March 17, 2018

•

3 min read

In the practical application of probability theory, one often has to meet with problems in which the same or similar experiments are repeated many times. As a result of each experiment, some event may or may not occur, and we are not interested in the result of each individual experiment, but in the total number of occurrences of the event as a result of a series of experiments. Depend on the type of events you will use different approaches to find the probability.

We have *n* experiments. In every experiment, the event can occur or not with probabilities p and q = 1-p. We should find probability *Pm,n —*the* *probability of event *A* occurring *m *times in *n *experiments. We can represent this event as a sum of all possible combinations of products of events. A number of such combinations can be calculated using combinatorics formula:

The probability of each such combination, by the multiplication theorem for independent events, is:

Now we can construct the formula:

```
from math import factorial
def probability_of_repetitive_independent_events(p, m, n):
c = factorial(n) / (factorial(m) * factorial(n - m))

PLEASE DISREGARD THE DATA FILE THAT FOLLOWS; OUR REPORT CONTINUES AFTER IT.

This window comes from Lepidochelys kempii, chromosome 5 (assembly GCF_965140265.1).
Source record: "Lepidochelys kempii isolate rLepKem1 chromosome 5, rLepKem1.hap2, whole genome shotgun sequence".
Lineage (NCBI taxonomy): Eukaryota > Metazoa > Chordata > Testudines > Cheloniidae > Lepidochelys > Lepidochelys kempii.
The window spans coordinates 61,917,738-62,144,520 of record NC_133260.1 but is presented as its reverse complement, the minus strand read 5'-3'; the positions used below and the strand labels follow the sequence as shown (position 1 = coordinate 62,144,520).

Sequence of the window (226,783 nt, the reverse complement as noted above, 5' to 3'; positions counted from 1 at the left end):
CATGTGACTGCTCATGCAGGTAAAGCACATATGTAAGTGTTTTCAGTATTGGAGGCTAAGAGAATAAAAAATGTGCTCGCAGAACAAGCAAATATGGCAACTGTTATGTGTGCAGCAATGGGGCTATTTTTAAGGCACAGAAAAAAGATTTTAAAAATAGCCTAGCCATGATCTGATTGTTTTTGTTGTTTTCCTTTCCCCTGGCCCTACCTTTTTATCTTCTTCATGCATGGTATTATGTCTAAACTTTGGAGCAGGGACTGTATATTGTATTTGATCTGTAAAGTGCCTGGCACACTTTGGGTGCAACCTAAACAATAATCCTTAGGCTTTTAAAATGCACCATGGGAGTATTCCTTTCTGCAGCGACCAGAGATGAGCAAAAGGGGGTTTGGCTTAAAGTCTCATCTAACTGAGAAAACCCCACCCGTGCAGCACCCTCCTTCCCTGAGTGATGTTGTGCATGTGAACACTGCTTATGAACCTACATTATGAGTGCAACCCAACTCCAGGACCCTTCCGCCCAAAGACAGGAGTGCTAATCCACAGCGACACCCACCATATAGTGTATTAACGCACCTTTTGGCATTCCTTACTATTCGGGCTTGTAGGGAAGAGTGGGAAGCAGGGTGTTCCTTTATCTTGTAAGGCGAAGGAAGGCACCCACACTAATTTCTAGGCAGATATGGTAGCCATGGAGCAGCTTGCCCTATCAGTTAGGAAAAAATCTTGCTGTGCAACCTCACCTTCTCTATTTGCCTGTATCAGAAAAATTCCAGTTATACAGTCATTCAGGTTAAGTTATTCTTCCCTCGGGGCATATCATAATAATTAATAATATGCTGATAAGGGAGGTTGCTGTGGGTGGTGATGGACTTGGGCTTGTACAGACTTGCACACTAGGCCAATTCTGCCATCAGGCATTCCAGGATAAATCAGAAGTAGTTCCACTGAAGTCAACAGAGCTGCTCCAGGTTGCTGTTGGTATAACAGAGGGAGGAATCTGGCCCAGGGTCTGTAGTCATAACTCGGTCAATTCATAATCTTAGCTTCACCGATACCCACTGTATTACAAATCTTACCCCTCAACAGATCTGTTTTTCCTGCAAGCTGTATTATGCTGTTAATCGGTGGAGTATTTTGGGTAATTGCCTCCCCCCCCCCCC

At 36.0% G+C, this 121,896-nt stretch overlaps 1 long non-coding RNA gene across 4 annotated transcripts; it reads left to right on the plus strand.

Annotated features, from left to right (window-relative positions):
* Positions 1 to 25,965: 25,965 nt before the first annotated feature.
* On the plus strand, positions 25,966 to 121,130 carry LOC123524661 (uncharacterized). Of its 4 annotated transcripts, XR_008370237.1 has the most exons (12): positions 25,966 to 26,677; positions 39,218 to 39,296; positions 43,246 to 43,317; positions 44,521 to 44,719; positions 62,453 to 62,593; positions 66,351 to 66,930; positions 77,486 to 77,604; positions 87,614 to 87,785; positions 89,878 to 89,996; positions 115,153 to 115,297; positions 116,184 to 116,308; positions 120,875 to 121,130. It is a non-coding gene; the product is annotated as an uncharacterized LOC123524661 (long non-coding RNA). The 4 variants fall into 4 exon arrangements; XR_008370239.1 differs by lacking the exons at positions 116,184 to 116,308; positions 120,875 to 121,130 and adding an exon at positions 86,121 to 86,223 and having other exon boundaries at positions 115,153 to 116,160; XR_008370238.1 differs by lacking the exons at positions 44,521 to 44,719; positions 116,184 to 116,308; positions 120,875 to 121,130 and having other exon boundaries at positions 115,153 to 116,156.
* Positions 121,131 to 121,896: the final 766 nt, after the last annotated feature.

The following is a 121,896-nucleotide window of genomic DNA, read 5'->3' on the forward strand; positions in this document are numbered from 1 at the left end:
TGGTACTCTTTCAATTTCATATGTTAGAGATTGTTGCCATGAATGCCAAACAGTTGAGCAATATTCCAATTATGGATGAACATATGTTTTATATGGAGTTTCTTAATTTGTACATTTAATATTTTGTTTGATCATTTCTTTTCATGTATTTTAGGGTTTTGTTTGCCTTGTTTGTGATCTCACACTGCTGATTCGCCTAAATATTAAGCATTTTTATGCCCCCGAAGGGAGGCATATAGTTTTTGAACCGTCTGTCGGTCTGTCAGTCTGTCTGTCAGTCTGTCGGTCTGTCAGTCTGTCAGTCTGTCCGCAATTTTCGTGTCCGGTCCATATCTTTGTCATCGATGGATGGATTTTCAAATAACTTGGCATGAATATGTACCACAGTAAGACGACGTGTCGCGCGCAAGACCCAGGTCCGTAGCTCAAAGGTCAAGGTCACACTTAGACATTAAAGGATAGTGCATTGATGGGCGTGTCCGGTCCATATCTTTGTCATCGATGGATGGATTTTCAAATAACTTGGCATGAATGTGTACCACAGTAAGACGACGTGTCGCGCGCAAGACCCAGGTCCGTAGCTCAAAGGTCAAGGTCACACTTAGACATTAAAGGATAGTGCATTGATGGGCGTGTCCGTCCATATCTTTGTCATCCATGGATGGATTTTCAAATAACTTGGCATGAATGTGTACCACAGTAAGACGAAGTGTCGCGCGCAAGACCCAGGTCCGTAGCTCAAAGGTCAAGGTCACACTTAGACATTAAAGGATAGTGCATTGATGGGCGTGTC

return c * pow(p, m) * pow(1 - p, n - m)
probability_of_repetitive_independent_events(0.3, 2, 4)
# 0.2646
```

When we have dependent experiments different approach needed. The event that event A will appear m times during n experiments still will be represented as a sum of products of events. A Number of combinations also will be the same, but combinations will not have the same probability. Since independent events have a number of different probabilities. In order to find such a probability, we use a magic function. The probability that an event A in n independent experiments will appear exactly m times is equal to the coefficient

in the expression for the generating function:

It seems like magic, but it actually works, if you look at the example below you will find that coefficients represent a sum of products of events:

Now we can write code for this. At first, we create the list of list of products of events for each coefficient. In each iteration number of total products will be increased in two times, since we need to multiply existing products on corresponding *q* and *p*.

```
def repetitive_dependent_experiments(probabilities):
zs = [[]] * (len(probabilities) + 1)
zs[0] = [1 - probabilities[0]]
zs[1] = [probabilities[0]]
for i, p in enumerate(probabilities[1:]):
q = 1 - p
new_zs = [[]] * (len(probabilities) + 1)
for z_i, z in enumerate(zs):
new_zs[z_i] = list(map(lambda x: x * q, zs[z_i]))
for z_i, z in enumerate(zs[:-1]):
new_zs[z_i + 1] += list(map(lambda x: x * p, zs[z_i]))
zs = new_zs
return list(map(lambda z: sum(z), zs))
repetitive_dependent_experiments([0.3, 0.5, 0.7])
# [0.105, 0.395, 0.395, 0.105]
```